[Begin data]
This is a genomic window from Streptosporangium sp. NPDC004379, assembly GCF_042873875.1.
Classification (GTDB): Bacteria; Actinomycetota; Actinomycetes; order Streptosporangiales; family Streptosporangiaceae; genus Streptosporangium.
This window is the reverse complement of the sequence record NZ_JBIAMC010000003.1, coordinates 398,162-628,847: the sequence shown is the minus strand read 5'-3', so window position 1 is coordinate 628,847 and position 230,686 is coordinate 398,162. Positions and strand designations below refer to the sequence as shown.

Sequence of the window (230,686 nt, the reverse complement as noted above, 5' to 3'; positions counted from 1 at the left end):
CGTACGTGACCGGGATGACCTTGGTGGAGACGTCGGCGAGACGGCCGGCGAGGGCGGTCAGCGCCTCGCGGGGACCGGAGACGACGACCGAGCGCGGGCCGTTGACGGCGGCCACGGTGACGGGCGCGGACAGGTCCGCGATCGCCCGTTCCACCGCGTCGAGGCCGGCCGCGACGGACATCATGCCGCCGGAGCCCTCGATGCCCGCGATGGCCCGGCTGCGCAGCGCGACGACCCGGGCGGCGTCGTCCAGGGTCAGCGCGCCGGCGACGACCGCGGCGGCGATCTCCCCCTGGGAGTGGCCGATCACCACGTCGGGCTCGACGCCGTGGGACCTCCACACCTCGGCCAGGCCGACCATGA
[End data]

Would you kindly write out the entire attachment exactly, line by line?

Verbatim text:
This is a genomic window from Streptosporangium sp. NPDC004379, assembly GCF_042873875.1.
Classification (GTDB): Bacteria; Actinomycetota; Actinomycetes; order Streptosporangiales; family Streptosporangiaceae; genus Streptosporangium.
This window is the reverse complement of the sequence record NZ_JBIAMC010000003.1, coordinates 398,162-628,847: the sequence shown is the minus strand read 5'-3', so window position 1 is coordinate 628,847 and position 230,686 is coordinate 398,162. Positions and strand designations below refer to the sequence as shown.

Sequence of the window (230,686 nt, the reverse complement as noted above, 5' to 3'; positions counted from 1 at the left end):
CGTACGTGACCGGGATGACCTTGGTGGAGACGTCGGCGAGACGGCCGGCGAGGGCGGTCAGCGCCTCGCGGGGACCGGAGACGACGACCGAGCGCGGGCCGTTGACGGCGGCCACGGTGACGGGCGCGGACAGGTCCGCGATCGCCCGTTCCACCGCGTCGAGGCCGGCCGCGACGGACATCATGCCGCCGGAGCCCTCGATGCCCGCGATGGCCCGGCTGCGCAGCGCGACGACCCGGGCGGCGTCGTCCAGGGTCAGCGCGCCGGCGACGACCGCGGCGGCGATCTCCCCCTGGGAGTGGCCGATCACCACGTCGGGCTCGACGCCGTGGGACCTCCACACCTCGGCCAGGCCGACCATGA